This blog seems to be gushing about PearlTrees, but that's just because it's become central to what I'm doing. So I thought it was time to write a review.
So first, the good. With the PearlTrees plugin, gathering information into a meaningful structure becomes a breeze. Due to the visualization, it's an easy replacement for traditional bookmarks that many other offhand possibilities. Like my usage here, using it to gather resources for review and rolling out another blog that actually applies my principles but is more about a topic other than the nuts and bolts of my idealized future web.
It is serving as the sitemap cum website for this blog. This goes back to not having a traditional website, but using pearltrees to structure a blog so that the pages become non-linear. So the individual entries (at least some of them) become like webpages since the PearlTree structure utilizes them this way.
So that's a whole lot of good for minimalistic a web presence in a single interface. At the same time, it sets the stage for touch computing. After all, the web is something people touch now... to have a modern site, you must be able to navigate by touch.
Now the bad. PearlTrees utilizes Flash for its presentation. Right off the bat that throws out iPhones and iPads, and Android devices earlier than 2.2. But as far as a browser experience on a desktop, it's great. Likewise this Flash problem will be going away in 1 of 2 directions. 1) The Google Chrome browser integrates flash into the browser, so if it's ported to iOS for example... it brings Flash with it as part of the web experience. 2) PearlTrees is working on rewriting their interface in HTML5. This nips the problem in the bud and closes the Android./iOS divide.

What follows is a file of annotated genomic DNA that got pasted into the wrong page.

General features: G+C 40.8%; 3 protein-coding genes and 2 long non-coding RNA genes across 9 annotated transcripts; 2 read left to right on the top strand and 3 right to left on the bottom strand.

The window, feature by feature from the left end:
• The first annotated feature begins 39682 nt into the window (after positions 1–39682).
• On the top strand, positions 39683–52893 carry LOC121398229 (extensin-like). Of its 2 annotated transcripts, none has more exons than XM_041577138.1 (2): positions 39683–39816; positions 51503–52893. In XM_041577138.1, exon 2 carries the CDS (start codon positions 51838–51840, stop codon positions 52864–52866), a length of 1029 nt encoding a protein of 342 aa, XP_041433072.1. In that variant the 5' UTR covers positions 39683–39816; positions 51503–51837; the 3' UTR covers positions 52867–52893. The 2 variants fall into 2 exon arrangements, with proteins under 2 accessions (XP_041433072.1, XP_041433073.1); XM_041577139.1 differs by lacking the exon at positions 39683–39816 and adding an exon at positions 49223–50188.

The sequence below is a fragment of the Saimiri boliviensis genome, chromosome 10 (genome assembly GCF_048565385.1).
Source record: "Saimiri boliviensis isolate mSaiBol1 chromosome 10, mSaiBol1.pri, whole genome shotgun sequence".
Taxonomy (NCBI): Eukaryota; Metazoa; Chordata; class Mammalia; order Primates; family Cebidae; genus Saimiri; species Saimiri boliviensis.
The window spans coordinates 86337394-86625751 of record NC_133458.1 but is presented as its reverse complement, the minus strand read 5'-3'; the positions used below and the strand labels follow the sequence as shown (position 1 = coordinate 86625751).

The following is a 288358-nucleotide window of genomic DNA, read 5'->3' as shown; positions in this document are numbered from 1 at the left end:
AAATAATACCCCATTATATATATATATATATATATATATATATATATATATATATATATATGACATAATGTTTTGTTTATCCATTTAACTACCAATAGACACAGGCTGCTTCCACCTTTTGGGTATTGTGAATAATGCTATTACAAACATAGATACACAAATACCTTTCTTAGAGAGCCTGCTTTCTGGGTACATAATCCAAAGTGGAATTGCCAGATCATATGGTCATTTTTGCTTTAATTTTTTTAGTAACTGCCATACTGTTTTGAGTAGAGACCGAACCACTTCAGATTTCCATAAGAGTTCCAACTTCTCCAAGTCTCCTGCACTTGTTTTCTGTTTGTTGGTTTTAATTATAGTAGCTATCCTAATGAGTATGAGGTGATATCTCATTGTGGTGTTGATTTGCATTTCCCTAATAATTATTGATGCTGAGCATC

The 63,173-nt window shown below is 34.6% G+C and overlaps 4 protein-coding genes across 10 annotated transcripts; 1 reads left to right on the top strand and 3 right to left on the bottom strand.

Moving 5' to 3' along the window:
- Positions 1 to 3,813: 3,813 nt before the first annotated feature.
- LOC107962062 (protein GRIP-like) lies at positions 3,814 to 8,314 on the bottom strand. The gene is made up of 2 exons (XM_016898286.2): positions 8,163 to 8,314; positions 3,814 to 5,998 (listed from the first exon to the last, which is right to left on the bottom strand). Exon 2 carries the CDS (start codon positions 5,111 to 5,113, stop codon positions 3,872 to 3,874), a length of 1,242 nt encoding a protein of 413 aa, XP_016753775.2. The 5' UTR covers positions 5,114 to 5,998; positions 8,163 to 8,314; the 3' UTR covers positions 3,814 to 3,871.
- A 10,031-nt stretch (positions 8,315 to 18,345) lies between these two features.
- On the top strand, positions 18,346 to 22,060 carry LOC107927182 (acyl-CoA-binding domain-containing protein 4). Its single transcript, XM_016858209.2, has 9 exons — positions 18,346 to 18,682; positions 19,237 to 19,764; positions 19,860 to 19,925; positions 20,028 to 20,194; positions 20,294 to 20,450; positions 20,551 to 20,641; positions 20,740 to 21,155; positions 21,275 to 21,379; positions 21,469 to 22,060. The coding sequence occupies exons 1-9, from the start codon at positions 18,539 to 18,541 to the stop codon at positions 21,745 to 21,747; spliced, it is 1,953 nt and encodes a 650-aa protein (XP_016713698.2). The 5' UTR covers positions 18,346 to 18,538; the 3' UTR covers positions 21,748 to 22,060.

Another good/bad - when you place a URL into a "pearl," PearlTrees serves as a proxy between you and that site. This offers a level of anonymity and protection. At the same time, all of pages that load as a "pearl" inherit whatever privaledges PearlTree has. So if you allow flash to SEE PearlTrees then all of the content opened as a pearl runs its flash content (if it has it). This could clearly be exploited in a not good fashion. (This btw, is why you need some kind of malware protection integrated into your browser and an antivirus. These things are essential to modern browsing.) But the good news, most people live this vulnerability every day in complete ignorance. So using PearlTrees is no more harmful than the other Flash laden sites you visit... I notice personally because I browse with a flash blocker. It doesn't load unless I say load.
On the whole though, the good far outweighs the bad. And if they develop an HTML5 client for their service - it solves the inherited permission problem mentioned before. Lord help me, HTML5 is the place to be. Which is precisely why I added it to my statement of principles.
Anyway - that's my take on PearlTrees. And a word on browsers... Google Chrome could run my website "out of the box" without requiring a single extension or plug-in. All of the other Browsers, you will need to have Flash installed to access PearlTrees. Also, since I'm still riding the fence on the Firefox/Chrome divide, this is another mark in Chrome's favor. In fact, since I've used PearlTrees on both browsers, I can say - Chrome runs PearlTrees better than Firefox. Period. It's smoother, more responsive,and its faster both in load time and performance.
And that's wrap!
UPDATE 19-FEB-2011: PearlTrees has corrected the Flash in Flash problem. The code injection threat is gone.